Prime Minister Benjamin Netanyahu and Defense Minister Ehud Barak are two rivals turned partners who face a grave decision on whether or not to attack Iran against the counsel of Israel’s key ally, the United States.
In the run up to Monday's White House summit between President Obama and Mr. Netanyahu, many in Israel and the US have said that striking Iran’s nuclear targets would stretch the abilities of the vaunted Israel Defense Forces (IDF). But Netanyahu and Mr. Barak, once brothers-in-arms in one of the IDF's most daring commando outfits, may beg to differ. Many observers say that the leaders' time in the unit, known for its culture of creativity, stealth, and boldness, offers a window on how the Israeli prime minister may think on whether to strike Iran – a risky move that would likely put Israel under attack diplomatically and militarily.
"The challenges [in the unit] are so tough and demands so big, that it elevates your self-confidence," says Danny Yatom, who served under Barak in the Sayeret Matkal unit and later became the head of Israel's Mossad intelligence agency. "It teaches us we can do much more than we thought we can do."
In a country where mandatory conscription makes an Israeli's army unit a future resume builder like one's alma mater in the US, serving in Sayeret Matkal is roughly the equivalent to attending an Ivy League school. From the military to politics and business, they form the corps of the Israeli elite.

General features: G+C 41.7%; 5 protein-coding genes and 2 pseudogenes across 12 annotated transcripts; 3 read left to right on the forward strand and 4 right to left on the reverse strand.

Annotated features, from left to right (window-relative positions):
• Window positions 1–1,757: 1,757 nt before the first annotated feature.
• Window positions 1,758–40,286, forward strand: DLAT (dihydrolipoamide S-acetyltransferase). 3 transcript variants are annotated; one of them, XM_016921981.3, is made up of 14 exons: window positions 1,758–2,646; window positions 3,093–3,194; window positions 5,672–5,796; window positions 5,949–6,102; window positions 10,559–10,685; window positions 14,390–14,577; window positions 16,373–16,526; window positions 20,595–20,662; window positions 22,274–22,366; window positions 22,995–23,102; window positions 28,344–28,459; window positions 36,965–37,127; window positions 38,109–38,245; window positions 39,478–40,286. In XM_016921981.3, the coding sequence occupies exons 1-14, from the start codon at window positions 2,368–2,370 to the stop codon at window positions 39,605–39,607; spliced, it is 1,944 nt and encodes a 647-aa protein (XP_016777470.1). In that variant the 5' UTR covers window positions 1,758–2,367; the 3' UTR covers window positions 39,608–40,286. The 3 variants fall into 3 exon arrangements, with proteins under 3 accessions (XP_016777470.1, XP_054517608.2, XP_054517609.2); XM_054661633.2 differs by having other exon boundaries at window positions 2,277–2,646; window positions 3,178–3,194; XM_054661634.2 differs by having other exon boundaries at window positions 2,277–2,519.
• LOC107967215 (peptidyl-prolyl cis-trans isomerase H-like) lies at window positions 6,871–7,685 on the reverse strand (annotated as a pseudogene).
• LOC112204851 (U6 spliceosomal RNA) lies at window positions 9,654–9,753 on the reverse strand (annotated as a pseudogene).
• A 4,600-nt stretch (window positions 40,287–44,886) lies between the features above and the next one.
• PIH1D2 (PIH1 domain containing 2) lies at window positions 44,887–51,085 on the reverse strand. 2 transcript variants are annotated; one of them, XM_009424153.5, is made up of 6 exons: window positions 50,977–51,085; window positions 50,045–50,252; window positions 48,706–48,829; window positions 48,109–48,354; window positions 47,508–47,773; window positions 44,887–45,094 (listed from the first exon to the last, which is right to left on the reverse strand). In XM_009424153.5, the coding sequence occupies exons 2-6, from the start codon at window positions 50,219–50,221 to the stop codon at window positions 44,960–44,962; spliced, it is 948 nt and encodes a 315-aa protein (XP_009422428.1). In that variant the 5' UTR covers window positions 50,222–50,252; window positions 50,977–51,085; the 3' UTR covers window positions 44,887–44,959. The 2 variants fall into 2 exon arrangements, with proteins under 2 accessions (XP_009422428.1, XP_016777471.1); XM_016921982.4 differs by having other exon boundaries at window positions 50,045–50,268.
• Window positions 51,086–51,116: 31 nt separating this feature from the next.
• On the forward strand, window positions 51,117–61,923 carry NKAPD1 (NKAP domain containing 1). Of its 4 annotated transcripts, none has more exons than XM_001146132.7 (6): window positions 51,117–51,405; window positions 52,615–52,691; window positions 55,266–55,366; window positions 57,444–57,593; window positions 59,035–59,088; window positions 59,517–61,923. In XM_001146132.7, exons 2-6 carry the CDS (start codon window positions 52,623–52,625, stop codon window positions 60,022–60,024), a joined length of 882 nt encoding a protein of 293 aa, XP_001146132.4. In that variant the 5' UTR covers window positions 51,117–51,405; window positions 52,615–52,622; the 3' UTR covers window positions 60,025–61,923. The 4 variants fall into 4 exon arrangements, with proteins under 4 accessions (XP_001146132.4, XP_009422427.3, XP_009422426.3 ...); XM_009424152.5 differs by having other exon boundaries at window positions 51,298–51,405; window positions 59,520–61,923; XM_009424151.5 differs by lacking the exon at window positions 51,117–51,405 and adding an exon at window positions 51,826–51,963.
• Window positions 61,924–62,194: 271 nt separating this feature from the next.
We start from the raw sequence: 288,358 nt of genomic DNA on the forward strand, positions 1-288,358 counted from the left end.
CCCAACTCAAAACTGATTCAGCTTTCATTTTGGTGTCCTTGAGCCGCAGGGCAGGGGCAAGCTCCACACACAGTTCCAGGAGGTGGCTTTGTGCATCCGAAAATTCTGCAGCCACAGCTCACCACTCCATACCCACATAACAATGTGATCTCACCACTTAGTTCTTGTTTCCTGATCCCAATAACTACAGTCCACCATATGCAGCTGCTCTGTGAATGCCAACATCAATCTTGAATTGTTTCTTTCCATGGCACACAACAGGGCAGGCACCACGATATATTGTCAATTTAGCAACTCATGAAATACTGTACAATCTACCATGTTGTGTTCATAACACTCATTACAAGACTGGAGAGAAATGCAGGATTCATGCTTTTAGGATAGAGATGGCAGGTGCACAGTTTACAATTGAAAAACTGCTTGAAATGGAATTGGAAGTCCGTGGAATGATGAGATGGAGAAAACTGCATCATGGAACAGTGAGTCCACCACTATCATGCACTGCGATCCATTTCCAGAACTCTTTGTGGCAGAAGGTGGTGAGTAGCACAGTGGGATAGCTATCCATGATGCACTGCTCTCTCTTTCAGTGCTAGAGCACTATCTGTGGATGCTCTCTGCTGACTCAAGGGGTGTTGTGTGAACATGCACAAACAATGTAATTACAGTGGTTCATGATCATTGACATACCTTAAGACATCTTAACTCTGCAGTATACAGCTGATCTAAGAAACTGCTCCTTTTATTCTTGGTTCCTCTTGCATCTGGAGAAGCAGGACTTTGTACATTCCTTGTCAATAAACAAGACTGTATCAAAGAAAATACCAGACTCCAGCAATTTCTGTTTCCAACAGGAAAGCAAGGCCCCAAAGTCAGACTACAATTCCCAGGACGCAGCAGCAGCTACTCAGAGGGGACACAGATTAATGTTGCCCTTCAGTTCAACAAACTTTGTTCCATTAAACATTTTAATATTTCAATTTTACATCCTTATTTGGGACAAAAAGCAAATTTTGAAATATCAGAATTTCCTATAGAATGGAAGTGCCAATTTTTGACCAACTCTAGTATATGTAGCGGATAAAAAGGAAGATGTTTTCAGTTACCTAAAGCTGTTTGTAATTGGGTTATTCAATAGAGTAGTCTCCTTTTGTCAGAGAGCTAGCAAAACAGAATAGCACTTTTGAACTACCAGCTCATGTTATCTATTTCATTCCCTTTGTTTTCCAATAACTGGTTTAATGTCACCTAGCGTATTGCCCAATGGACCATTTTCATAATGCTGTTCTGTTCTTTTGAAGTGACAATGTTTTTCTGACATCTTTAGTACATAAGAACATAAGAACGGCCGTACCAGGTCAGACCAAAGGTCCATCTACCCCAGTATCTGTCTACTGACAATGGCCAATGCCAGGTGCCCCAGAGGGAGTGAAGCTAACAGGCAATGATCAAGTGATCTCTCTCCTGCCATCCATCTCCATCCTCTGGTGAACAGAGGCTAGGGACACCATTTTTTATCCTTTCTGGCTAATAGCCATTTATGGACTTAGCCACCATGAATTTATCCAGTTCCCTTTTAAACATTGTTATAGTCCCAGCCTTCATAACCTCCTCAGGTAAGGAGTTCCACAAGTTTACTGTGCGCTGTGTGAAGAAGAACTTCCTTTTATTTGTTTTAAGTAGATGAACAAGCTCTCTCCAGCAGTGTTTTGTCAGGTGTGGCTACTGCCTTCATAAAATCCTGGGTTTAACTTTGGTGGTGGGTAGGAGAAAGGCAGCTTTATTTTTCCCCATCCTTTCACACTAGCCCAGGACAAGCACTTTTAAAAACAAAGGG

Barak legendary for daring missions
Barak, who went on to become army chief of staff and Israeli prime minister, is seen by many as the leading hawk in Israel’s government pushing for a strike on Iran. He has been outspoken on the possibility of a preemptive strike in recent weeks, suggesting that Israel might not accede to US request to hold fire because "later might be too late."
Netanyahu is seen as more hesitant to order a lone strike, even though he has likened the Iranian regime to Nazi Germany. Many Israelis, however, see Netanyahu as very influenced on defense issues by his old commander from Sayeret Matkal, Mr. Barak.
"I am sure when they close the door and are alone, Netanyhau says, Sir!" jokes Uri Dromi, a former air force pilot and a former Israeli government spokesperson.
Barak became a legend in the unit for taking on seemingly impossible missions that others shied away from. He was at his best under fire, Yatom says.
Barak commanded the daring 1972 operation to free 100 hostages on a hijacked Sabena passenger plane. Barak, Netanyahu, and 14 other Sayeret Matkal members disguised as mechanics broke onto the plane, killing two Arab hijackers but none of the passengers. An iconic picture shows Barak in his mechanic disguise alongside the newly freed passengers.
'Hotbed of an unrealistic view on reality'
Sayeret Matkal was modeled on Britain’s SAS special forces, and even adopted its slogan: "Who dares wins." Naftali Bennett, a unit veteran, says the "audacity" learned by soldiers remains after their release from the army. Mr. Bennett, a former aide to Netanyahu, said that the unit specializes in low-profile missions that sabotage an enemy’s ability to fight back.